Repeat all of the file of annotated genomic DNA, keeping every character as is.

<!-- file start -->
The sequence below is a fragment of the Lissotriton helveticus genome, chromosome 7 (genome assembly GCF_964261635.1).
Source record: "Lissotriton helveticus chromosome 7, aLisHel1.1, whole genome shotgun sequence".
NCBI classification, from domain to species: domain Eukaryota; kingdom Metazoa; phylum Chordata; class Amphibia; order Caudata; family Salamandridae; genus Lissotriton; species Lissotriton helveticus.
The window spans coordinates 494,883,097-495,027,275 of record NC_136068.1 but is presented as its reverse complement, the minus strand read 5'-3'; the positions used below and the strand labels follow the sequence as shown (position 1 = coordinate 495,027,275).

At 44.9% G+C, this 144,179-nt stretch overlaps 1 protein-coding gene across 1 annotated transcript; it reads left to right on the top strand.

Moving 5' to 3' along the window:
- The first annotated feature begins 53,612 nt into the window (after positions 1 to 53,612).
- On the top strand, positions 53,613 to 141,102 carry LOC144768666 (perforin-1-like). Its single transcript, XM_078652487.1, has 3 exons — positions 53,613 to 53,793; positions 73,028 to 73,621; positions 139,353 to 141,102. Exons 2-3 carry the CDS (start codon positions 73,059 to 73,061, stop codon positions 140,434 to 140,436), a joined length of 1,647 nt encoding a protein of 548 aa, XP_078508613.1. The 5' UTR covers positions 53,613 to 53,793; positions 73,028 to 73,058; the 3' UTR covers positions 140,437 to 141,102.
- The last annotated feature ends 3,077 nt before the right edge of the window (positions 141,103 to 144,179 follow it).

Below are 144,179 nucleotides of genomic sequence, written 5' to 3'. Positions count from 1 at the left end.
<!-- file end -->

The sequence below is a fragment of the Lissotriton helveticus genome, chromosome 7 (genome assembly GCF_964261635.1).
Source record: "Lissotriton helveticus chromosome 7, aLisHel1.1, whole genome shotgun sequence".
NCBI classification, from domain to species: domain Eukaryota; kingdom Metazoa; phylum Chordata; class Amphibia; order Caudata; family Salamandridae; genus Lissotriton; species Lissotriton helveticus.
The window spans coordinates 494,883,097-495,027,275 of record NC_136068.1 but is presented as its reverse complement, the minus strand read 5'-3'; the positions used below and the strand labels follow the sequence as shown (position 1 = coordinate 495,027,275).

At 44.9% G+C, this 144,179-nt stretch overlaps 1 protein-coding gene across 1 annotated transcript; it reads left to right on the top strand.

Moving 5' to 3' along the window:
- The first annotated feature begins 53,612 nt into the window (after positions 1 to 53,612).
- On the top strand, positions 53,613 to 141,102 carry LOC144768666 (perforin-1-like). Its single transcript, XM_078652487.1, has 3 exons — positions 53,613 to 53,793; positions 73,028 to 73,621; positions 139,353 to 141,102. Exons 2-3 carry the CDS (start codon positions 73,059 to 73,061, stop codon positions 140,434 to 140,436), a joined length of 1,647 nt encoding a protein of 548 aa, XP_078508613.1. The 5' UTR covers positions 53,613 to 53,793; positions 73,028 to 73,058; the 3' UTR covers positions 140,437 to 141,102.
- The last annotated feature ends 3,077 nt before the right edge of the window (positions 141,103 to 144,179 follow it).

Below are 144,179 nucleotides of genomic sequence, written 5' to 3'. Positions count from 1 at the left end.